The Thursday 12/19 Detroit News carried an editorial by Reynolds Farley who once conducted the Detroit Area Study at the University of Michigan. Titled “The often-overlooked roots of Detroit’s bankruptcy” it looks at these ‘roots’ only in terms of details, of concrete particulars as if no underlying principles were involved. This detail caused that detail which in turn led to this other detail. But no one asks the obvious question: “What gave rise to the first detail?” Mr. Farley declares that “Long term economic and demographic trends brought Detroit to its present condition.” After reeling off a plethora of depressing numbers of jobs and people leaving the city, all of which are true, he declares as a cause the fact that: “First, Michigan’s system of financing local government and schools is broken. In 1911, the Legislature adopted a Home Rule Law encouraging communities to organize their own governments, generate their own tax revenue and pay for their own services. The law gave local governments no incentives to cooperate with one another in solving common problems and , over the years, the law was amended to make it difficult for communities to annex or merge.”
I for one don’t believe this to be the case. I have lived most of my 71 years in a Detroit suburb and can testify to the fact that local communities have often got together to solve problems. Nor do I accept the notion that it’s the State’s fault for not being foresighted enough to see that locals would eventually need incentives to cooperate.
But the point I really want to make is look at the cognitive pattern: the details of’economic and demographic trends’ caused Detroit’s demise. But what caused those trends? The detail of the 1911 Law we are told. But the 1911 Law is not an economic or demographic entity. It’s a political one. Politics is a science that deals with the principles of social organization. Thus what is left out of the discussion is any mention of possible political principles that could have had a causal effect on Detroit’s suicide. The 1911 Law is not a principle. It is a concrete law based on a principle, the principle of self government which I believe the 1911 Legislature was acting upon and wanted to encourage.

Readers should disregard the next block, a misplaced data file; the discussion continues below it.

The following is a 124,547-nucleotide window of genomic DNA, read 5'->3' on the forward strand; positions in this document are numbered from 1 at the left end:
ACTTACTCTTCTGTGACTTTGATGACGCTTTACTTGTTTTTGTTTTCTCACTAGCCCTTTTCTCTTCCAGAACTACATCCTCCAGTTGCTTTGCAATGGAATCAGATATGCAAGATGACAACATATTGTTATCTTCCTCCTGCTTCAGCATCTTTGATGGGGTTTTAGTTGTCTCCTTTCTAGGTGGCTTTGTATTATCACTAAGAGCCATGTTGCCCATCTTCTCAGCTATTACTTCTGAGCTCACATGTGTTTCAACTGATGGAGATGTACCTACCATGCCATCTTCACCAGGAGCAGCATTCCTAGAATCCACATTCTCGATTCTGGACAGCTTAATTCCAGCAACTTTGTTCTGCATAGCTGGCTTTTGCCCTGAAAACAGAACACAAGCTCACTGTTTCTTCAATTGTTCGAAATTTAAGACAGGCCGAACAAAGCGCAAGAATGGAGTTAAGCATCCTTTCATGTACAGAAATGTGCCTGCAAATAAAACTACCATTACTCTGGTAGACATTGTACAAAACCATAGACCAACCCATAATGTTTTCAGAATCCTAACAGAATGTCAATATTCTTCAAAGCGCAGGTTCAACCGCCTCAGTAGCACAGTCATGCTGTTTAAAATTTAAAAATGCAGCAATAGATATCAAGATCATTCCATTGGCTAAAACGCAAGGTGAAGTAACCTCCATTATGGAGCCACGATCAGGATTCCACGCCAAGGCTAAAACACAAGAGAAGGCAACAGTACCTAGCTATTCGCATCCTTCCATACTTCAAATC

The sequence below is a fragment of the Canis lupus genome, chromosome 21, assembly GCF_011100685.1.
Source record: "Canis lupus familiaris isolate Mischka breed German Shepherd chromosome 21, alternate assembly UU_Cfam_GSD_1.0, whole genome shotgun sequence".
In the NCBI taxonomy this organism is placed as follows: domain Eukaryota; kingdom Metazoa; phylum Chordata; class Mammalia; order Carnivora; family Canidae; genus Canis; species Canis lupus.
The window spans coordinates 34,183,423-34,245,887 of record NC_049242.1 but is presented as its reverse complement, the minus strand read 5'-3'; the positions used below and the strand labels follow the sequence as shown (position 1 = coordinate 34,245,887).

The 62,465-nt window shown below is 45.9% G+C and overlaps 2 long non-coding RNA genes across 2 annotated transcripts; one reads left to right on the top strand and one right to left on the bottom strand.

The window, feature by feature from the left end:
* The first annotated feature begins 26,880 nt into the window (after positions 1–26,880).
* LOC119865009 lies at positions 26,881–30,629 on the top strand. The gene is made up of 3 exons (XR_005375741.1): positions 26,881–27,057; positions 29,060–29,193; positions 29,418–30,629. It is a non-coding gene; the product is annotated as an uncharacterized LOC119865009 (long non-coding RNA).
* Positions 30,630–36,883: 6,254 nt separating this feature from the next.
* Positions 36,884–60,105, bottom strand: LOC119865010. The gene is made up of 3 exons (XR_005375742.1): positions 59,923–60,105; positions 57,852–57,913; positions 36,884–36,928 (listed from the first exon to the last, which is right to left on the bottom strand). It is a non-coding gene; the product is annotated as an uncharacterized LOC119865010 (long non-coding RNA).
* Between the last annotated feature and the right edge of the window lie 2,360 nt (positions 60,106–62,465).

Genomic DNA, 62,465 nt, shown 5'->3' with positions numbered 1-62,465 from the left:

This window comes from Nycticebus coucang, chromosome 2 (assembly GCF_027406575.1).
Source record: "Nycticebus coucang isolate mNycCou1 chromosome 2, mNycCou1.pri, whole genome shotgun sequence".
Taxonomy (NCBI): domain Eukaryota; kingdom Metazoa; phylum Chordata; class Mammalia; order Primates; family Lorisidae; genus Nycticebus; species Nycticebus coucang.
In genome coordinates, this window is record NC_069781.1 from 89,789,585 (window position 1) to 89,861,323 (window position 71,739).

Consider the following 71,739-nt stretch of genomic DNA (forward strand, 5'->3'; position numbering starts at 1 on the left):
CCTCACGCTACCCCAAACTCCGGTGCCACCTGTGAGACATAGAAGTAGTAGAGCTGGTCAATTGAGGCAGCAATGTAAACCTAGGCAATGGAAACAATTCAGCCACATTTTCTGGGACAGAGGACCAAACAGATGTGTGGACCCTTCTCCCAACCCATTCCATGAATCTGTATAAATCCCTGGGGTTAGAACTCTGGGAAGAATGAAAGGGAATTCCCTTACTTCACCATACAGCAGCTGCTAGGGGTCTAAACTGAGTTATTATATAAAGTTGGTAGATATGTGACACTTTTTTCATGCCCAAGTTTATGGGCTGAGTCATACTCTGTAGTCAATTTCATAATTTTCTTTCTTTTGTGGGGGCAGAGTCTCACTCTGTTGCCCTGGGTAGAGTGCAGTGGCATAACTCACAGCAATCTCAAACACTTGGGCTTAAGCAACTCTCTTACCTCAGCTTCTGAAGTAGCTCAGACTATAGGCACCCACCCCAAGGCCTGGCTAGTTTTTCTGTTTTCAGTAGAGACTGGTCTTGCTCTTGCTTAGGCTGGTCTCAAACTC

Detroit’s failure to its citizens was not caused by an endless string of details but by the principles that gave rise to all those sad details. The main principle behind Detroit’s sorry state is the principle that government–a political entity–should provide economic goods and services instead of the market place–an economic entity of voluntary trade to mutual benefit. Government has a legal monopoly on the use of force. It is not an economic entity. Political principles are not the same as economic principles and cannot be mixed.
Our Declaration of Independence identified the political principle on which governments at all levels are to operate: “To secure these rights governments are instituted among men.” The City (and State) abandoned its role of rights protector long ago and has tried to be the provider of economic services. The mixed economy is Detroit’s state. Its real often-overlooked roots are the political and economic principles Detroit has tried to live by. It must now relearn the political and economic principles that actually created a once free and prosperous city. The principles of laissez faire capitalism.